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Case Study: Broad Match vs. Quality Score

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# 1
Explorer ✭ ✭ ✭

So, there are a number of super-duper power Adwords users who focus alot on keyword quality score, deleting keywords with low QS, making sure that click through rates are high etc, and go a bit "crazy" on it.


Disclaimer: I'm not one of those people.


For the most part, my team and I use quality score as an indicator of how competitive our ads are / relevant our landing pages are. This means, that for the most part, we are "subject" to the travails of the funkiness of quality score. But frankly, we don't care. As long as our clients are profitable, we look at quality score as what it is - an indicator.


However, I had a client who had no conversion tracking, was doing fairly well (due to an awesome landing page), and was spending a boat load of money.

Our first step was to install conversion tracking.


Our next step was to review the keywords in the search terms, now that we knew which keywords were / weren't converting. We found that 30% of the budget was going to one of their broad match terms matching to a big brands brand name. (E.g. Google adwords matching to Google)


In order to bid better, we segmented out the exact term and bid on that directly. However, the broad match term was getting a QS of 4, while when we bid on the brand itself, we were getting penalized with a QS of 2. So even though we raised bids, we were showing less!


We quickly deleted the exact keyword (e.g. Google), the ad group and the ad.


We then recreated a new ad group with the broad match term (e.g. Google Adwords). We negatived out the term in phrase (putting in -"Google Adwords"), as well as every other keyword that the term matched up to (e.g. misspellings etc.). Our goal was to bid on the specific brand (e.g. "Google"), without getting penalized for the bid.


The result was we got the same QS of 4. We also were able to lower CPC's by 25%, and still get the same CTR (there was no one else in our vertical bidding on similar things).


This resulted in savings of tens of thousands of dollars for the client.


I believe there is alot of lack of understanding on the core basics of quality score. I myself didn't fully understand it until I started reading Craig Danuloff's posts over at Click Equations. I believe he has the best understanding in the industry on what quality score is, and how it works.


Unfortunately, they are currently part of Acquisio, and don't take as much of an industry lead anymore.


Here are a couple of resources:

(read all of the quality score blog posts, they are amazing!)

Free white paper - 21 secrets to high resolution PPC


If you want to go full force, you can buy Craigs super-duper expensive book for $149 here:


(I haven't bought the full book).


I'd love to hear if anyone here has played around with Quality score in some depth.



2 Expert replyverified_user

Re: Case Study: Broad Match vs. Quality Score

Top Contributor
# 2
Top Contributor

Hi David,


Thanks for sharing. I do pay a good deal of attention to quality score because it plays a very important role in ad rank and if it is possible to save my clients money by increasing their quality score vs. bids to achieve a certain ad rank than it makes perfect sense to work the QS.  I don't go crazy over it though Smiley Happy just always do my best to try to optimize what I have control over when it comes to QS.   I often pay more attention to the CTR and really the very most attention to the real important numbers related to the ROI - number of leads/sales/etc and the cost per lead/sale/etc.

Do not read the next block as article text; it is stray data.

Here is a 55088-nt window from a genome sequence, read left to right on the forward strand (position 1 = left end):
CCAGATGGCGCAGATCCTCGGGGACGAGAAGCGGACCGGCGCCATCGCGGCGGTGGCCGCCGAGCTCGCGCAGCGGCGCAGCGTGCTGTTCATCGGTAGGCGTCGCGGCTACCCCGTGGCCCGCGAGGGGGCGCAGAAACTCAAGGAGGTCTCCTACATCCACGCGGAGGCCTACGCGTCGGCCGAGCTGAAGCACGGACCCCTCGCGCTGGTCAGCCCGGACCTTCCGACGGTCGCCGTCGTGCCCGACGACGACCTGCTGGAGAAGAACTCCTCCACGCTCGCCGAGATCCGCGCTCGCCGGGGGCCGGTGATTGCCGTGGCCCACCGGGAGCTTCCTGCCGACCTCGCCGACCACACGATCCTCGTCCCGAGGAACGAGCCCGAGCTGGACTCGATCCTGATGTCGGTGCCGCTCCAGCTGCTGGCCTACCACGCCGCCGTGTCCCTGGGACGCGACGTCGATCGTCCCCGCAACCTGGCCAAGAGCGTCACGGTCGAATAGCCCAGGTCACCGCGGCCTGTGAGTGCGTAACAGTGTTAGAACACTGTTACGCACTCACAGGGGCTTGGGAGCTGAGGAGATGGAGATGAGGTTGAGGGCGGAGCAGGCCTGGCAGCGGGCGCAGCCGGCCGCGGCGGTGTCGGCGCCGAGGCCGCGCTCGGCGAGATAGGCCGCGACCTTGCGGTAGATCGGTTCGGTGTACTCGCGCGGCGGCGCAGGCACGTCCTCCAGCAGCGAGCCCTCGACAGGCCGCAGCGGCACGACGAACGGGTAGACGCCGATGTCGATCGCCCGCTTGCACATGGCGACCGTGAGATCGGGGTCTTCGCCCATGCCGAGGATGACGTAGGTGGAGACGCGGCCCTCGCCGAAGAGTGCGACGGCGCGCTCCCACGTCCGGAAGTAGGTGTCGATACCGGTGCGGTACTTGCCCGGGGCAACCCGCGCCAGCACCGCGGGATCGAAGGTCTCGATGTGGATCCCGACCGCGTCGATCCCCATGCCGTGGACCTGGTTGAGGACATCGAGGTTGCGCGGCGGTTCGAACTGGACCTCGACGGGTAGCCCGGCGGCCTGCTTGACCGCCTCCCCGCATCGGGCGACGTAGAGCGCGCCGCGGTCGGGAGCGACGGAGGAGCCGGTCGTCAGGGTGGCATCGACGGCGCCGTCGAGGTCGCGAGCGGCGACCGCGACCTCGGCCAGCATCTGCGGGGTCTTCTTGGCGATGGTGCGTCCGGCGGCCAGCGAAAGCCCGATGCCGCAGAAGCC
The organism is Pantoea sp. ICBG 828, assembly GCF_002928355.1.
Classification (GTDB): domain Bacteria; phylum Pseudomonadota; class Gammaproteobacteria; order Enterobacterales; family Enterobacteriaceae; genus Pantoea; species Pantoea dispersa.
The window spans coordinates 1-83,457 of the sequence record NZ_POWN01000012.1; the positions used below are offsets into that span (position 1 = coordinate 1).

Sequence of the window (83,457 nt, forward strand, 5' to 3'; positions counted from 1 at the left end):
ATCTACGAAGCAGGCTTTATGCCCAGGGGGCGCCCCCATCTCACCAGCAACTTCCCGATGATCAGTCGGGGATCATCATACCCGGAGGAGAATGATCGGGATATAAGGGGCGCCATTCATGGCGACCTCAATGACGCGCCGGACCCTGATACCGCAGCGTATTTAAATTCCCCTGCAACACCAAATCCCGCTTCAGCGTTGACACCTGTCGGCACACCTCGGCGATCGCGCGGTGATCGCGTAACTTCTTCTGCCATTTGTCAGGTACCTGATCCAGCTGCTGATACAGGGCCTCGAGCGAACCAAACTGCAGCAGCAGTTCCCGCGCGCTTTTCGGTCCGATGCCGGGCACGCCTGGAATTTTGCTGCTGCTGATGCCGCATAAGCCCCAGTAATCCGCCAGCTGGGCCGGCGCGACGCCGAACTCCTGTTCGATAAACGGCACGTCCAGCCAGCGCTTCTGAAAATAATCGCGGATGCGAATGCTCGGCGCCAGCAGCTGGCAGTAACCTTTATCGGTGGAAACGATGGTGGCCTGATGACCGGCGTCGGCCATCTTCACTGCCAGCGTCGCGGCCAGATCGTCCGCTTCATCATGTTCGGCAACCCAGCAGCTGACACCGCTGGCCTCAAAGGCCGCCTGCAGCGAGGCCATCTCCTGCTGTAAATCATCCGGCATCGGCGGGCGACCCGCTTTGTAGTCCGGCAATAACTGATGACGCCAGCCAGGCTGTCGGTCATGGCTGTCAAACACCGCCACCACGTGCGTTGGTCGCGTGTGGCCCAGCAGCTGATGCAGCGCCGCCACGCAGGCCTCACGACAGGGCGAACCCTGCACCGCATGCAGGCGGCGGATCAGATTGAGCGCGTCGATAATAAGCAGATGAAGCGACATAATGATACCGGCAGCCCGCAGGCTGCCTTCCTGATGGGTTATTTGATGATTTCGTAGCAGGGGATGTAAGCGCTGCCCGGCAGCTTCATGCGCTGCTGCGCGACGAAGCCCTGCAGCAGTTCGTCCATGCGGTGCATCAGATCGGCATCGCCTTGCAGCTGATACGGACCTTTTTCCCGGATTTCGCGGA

What I did not follow from what you said above "In order to bid better, we segmented out the exact term and bid on that directly. However, the broad match term was getting a QS of 4"  Are you saying the exact match and broad match version of a KW having different quality scores? There should be no difference in the QS on a keyword from one match type to the next - they will always have the same QS (maybe not the same when immediately added to an account but within a few hours will be the same). Maybe I did not understand something there....


I have a copy of Craig's book on my desk and it is an excellent book and the most complete coverage of quality score to date IMHO.

Kim Clink, AdWords Top Contributor | Community Profile | Twitter | Clink Digital Marketing
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Re: Case Study: Broad Match vs. Quality Score

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# 3
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Very interesting to read about your experiment David.


I think one ought to hold a part the QS figure that shows up in the AdWords interface for a specific keyword as something very approximate and, as you correctly put it, an indicator, on the one hand. AND, on the other hand, the actual QS that is assigned to a specific ad, triggered by a specific search query in a unique auction.

The latter of which we know very little, not only because the real QS probably contains a lot of figures after the comma (QS 4,587768...? and think about the gap between 5,01 and 6,99!), but also because each auction is just that: unique.


Because you don´t reveal the actual keyword and search query in question, it´s hard for me to figure what factors were in the game, but I can guess that your broad matched keyword - although you had used some negative keywords - could and had been triggered by a variety of search queries. In some of those auctions / search queries you had a quality score of 2 and in some one of 6 (for example) and the average was put as 4.


I don´t think you have been penalized, but that what you got when you narrowed your keyword (although I am not sure how you did this - making it exact match?) and didn´t let so many other search queries trigger ads by that keyword, you saw something that was much closer to truth: the QS for a more specific keyword and search query.


Re: Case Study: Broad Match vs. Quality Score

Explorer ✭ ✭ ✭
# 4
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@Kim_Klink & @David_Precisera


Thanks for your thoughts! Here are some clarifications.

"In order to bid better, we segmented out the exact term and bid on that directly. However, the broad match term was getting a QS of 4"